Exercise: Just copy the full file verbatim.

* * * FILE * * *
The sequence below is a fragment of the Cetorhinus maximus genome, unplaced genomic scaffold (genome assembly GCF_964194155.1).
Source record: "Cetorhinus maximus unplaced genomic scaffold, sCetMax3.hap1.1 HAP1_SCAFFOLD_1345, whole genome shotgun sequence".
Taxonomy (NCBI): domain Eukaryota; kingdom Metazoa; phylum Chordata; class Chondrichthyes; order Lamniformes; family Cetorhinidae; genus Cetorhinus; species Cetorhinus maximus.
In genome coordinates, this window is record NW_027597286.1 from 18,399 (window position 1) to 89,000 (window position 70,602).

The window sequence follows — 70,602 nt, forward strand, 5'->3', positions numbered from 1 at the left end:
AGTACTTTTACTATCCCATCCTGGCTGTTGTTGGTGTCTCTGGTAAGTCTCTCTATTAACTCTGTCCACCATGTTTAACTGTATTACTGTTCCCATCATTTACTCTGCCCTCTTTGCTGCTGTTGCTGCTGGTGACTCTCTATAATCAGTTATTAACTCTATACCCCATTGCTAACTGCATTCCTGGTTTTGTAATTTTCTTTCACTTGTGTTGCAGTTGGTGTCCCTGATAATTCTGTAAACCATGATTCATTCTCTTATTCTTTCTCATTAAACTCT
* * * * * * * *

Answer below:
The sequence below is a fragment of the Cetorhinus maximus genome, unplaced genomic scaffold (genome assembly GCF_964194155.1).
Source record: "Cetorhinus maximus unplaced genomic scaffold, sCetMax3.hap1.1 HAP1_SCAFFOLD_1345, whole genome shotgun sequence".
Taxonomy (NCBI): domain Eukaryota; kingdom Metazoa; phylum Chordata; class Chondrichthyes; order Lamniformes; family Cetorhinidae; genus Cetorhinus; species Cetorhinus maximus.
In genome coordinates, this window is record NW_027597286.1 from 18,399 (window position 1) to 89,000 (window position 70,602).

The window sequence follows — 70,602 nt, forward strand, 5'->3', positions numbered from 1 at the left end:
AGTACTTTTACTATCCCATCCTGGCTGTTGTTGGTGTCTCTGGTAAGTCTCTCTATTAACTCTGTCCACCATGTTTAACTGTATTACTGTTCCCATCATTTACTCTGCCCTCTTTGCTGCTGTTGCTGCTGGTGACTCTCTATAATCAGTTATTAACTCTATACCCCATTGCTAACTGCATTCCTGGTTTTGTAATTTTCTTTCACTTGTGTTGCAGTTGGTGTCCCTGATAATTCTGTAAACCATGATTCATTCTCTTATTCTTTCTCATTAAACTCT